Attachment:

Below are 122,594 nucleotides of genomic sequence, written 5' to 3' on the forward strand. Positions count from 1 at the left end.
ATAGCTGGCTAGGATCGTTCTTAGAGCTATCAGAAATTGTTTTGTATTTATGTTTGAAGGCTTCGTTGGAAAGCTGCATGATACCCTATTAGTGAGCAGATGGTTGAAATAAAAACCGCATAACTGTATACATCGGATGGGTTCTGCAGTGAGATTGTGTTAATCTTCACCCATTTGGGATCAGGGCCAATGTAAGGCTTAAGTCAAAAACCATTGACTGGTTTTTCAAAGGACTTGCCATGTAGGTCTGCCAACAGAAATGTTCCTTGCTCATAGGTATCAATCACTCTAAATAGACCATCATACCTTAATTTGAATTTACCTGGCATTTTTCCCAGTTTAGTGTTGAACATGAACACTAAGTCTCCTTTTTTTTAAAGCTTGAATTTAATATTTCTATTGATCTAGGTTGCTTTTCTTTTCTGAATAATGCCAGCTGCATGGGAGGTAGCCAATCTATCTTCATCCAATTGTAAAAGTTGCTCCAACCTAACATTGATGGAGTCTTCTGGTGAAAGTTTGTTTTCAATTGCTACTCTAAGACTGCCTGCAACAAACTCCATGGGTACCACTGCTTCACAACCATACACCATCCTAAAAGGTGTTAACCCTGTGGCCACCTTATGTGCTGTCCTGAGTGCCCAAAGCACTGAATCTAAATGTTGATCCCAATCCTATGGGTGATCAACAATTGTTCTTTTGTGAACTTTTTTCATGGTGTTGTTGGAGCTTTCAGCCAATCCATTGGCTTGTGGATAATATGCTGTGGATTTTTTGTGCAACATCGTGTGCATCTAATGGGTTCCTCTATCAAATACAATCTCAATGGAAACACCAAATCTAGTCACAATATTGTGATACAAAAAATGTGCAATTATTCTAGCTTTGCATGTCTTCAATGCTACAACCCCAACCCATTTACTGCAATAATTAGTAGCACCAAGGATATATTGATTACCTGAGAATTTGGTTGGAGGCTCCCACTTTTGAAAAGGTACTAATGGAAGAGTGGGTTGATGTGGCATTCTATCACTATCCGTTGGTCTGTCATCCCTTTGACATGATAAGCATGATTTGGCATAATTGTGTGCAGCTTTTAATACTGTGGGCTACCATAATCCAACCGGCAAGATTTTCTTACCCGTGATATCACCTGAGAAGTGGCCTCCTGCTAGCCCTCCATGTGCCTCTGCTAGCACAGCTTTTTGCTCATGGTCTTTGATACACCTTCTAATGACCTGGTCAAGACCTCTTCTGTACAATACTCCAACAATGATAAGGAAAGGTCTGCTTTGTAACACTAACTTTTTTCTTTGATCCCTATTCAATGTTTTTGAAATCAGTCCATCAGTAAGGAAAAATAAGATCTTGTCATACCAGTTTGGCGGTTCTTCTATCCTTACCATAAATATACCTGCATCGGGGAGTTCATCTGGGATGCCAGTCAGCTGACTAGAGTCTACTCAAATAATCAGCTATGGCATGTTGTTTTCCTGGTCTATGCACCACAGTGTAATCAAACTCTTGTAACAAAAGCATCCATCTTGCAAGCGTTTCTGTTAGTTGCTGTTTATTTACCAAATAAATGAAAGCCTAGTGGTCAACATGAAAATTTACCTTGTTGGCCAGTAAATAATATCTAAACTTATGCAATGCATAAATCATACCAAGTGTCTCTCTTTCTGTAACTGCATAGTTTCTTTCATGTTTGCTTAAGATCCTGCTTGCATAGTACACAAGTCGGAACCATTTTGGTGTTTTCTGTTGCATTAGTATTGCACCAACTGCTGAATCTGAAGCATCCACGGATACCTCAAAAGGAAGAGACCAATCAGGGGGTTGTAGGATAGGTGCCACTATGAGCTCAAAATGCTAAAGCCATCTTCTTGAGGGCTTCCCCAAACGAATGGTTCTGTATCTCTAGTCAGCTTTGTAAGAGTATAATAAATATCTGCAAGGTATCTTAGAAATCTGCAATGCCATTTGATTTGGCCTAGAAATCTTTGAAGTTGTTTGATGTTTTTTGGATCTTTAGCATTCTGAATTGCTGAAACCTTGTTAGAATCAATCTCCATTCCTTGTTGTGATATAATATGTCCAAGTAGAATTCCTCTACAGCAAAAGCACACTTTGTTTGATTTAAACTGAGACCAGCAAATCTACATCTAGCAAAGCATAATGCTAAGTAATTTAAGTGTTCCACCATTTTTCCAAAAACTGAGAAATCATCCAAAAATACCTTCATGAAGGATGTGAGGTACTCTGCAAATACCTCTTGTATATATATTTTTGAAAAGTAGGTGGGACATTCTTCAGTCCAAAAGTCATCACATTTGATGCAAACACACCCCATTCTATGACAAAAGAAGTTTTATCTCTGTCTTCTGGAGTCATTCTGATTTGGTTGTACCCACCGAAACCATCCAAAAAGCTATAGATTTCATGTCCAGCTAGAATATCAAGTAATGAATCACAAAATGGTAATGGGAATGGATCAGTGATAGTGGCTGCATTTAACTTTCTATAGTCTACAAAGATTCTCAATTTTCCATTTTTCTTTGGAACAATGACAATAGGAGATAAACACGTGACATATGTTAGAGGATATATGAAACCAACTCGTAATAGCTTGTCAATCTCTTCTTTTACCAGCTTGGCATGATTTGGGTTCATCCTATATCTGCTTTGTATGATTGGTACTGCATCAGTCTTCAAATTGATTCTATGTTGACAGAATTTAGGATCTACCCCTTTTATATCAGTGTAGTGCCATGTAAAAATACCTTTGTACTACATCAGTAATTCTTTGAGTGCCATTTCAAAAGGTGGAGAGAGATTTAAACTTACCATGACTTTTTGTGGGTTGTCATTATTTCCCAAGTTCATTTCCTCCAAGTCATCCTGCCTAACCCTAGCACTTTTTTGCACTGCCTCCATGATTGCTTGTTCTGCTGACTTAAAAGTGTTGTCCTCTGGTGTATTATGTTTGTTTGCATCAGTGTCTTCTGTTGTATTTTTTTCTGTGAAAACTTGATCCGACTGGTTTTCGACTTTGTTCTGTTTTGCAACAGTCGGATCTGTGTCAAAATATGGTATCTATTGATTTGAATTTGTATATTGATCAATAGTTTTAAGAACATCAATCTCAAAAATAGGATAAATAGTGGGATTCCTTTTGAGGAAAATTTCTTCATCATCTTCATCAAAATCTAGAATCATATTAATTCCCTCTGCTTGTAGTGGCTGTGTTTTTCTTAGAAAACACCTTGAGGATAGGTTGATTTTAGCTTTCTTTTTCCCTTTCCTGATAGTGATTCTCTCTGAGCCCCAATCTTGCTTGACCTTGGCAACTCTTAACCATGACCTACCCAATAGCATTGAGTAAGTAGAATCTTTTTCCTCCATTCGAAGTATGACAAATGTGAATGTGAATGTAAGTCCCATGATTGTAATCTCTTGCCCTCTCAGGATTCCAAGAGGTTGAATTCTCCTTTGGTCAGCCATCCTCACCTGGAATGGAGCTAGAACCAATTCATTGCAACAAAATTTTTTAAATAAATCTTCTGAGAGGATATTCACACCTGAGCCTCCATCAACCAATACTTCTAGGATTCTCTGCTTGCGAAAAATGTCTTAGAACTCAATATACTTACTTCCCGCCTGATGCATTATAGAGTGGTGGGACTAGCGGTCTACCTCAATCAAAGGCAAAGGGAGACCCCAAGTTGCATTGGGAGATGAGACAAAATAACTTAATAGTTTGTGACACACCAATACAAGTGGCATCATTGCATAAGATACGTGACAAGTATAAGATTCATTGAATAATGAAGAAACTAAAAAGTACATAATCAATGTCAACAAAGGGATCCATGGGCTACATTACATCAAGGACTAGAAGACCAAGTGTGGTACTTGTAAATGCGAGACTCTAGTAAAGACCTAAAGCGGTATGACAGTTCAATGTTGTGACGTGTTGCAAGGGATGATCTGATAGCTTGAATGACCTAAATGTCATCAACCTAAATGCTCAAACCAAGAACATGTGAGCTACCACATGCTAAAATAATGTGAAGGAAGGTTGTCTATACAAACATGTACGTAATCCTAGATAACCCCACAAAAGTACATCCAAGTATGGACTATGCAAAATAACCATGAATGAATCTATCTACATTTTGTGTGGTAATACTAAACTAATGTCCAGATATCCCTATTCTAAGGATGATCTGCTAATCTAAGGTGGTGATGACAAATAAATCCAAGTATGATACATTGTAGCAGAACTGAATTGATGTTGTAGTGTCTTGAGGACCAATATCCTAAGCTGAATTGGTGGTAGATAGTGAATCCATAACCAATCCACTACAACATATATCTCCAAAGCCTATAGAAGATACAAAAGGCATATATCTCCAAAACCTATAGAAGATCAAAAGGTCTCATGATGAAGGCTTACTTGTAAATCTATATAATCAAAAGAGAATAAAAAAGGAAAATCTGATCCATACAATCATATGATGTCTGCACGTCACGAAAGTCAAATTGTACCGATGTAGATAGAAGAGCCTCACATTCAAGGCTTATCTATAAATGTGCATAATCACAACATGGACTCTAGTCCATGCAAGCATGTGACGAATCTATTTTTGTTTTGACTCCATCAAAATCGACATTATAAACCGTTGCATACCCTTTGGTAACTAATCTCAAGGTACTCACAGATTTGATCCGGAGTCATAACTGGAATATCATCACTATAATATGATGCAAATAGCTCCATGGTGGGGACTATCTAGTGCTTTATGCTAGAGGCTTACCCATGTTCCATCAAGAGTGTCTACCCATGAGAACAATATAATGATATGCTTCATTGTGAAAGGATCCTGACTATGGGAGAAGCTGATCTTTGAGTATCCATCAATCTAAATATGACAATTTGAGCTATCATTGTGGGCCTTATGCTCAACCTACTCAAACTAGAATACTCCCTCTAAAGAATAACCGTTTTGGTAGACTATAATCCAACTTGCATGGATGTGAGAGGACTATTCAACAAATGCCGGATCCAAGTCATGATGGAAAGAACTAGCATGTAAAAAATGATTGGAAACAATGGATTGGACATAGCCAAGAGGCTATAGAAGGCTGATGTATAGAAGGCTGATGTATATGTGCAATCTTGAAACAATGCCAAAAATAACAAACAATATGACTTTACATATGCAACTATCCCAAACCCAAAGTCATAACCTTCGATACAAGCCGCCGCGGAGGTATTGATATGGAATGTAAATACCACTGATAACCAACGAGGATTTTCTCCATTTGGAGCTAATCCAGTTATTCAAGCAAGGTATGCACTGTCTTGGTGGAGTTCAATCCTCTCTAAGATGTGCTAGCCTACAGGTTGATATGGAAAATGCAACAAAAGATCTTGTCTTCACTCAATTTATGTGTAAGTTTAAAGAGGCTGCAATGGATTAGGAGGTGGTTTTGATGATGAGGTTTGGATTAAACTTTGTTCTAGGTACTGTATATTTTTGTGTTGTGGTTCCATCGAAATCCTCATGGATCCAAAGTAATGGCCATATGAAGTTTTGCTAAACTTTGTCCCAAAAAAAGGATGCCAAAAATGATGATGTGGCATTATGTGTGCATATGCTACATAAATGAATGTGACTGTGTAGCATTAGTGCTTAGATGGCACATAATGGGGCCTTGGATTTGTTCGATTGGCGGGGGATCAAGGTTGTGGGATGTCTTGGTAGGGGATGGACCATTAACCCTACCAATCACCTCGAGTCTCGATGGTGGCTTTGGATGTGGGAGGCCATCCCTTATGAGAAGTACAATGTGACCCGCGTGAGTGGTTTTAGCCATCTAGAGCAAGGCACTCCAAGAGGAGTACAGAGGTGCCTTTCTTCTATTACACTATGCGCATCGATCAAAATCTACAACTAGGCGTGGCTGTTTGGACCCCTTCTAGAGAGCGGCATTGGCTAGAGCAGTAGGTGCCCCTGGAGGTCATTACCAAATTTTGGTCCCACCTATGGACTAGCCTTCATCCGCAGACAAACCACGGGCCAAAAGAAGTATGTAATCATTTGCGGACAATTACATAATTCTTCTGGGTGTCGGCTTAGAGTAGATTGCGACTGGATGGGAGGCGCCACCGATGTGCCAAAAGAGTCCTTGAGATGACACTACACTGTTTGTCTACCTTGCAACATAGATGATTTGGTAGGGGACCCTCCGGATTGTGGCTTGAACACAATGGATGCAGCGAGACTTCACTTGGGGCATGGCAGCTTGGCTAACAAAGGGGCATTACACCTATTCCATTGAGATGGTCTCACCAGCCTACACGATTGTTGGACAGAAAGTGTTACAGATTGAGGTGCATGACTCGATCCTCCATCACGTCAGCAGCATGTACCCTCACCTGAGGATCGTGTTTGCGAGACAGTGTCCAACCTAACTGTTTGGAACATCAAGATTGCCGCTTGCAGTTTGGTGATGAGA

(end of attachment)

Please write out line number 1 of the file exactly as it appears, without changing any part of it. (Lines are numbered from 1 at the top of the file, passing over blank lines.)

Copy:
Below are 122,594 nucleotides of genomic sequence, written 5' to 3' on the forward strand. Positions count from 1 at the left end.